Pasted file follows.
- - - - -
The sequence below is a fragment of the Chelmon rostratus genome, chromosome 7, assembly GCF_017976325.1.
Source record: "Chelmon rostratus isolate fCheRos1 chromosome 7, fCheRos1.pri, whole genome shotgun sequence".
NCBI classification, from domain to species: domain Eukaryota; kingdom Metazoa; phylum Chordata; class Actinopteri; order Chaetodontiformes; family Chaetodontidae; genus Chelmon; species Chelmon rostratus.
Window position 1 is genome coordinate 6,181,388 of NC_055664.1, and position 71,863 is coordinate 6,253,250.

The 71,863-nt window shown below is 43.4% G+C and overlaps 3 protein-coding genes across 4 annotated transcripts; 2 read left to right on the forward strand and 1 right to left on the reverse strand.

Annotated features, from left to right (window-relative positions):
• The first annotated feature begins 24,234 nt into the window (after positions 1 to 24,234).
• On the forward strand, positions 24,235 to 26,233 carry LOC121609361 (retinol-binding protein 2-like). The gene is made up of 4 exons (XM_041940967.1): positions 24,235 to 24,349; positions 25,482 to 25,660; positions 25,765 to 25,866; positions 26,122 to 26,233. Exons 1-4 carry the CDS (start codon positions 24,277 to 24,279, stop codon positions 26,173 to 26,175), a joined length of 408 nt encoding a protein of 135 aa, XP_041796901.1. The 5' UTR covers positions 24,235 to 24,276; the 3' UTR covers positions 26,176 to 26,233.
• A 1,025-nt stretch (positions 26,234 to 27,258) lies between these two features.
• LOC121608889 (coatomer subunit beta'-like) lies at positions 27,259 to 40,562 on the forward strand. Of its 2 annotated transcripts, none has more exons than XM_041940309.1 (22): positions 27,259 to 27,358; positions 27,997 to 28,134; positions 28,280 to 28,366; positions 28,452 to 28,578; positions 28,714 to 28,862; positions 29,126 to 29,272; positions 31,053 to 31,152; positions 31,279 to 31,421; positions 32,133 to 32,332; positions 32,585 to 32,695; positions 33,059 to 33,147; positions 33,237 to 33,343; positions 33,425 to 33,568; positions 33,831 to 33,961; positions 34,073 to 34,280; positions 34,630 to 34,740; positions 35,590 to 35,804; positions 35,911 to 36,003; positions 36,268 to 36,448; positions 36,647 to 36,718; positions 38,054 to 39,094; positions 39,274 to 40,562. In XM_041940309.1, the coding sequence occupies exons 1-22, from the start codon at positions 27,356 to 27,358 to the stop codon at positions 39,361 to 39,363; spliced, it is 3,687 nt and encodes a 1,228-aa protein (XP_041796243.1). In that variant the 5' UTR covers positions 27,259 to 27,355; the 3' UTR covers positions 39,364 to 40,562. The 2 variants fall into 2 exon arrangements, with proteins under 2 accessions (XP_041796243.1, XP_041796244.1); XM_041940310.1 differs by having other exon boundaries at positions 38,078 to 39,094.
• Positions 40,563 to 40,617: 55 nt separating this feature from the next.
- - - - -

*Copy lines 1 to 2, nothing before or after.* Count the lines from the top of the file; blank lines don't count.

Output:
The sequence below is a fragment of the Chelmon rostratus genome, chromosome 7, assembly GCF_017976325.1.
Source record: "Chelmon rostratus isolate fCheRos1 chromosome 7, fCheRos1.pri, whole genome shotgun sequence".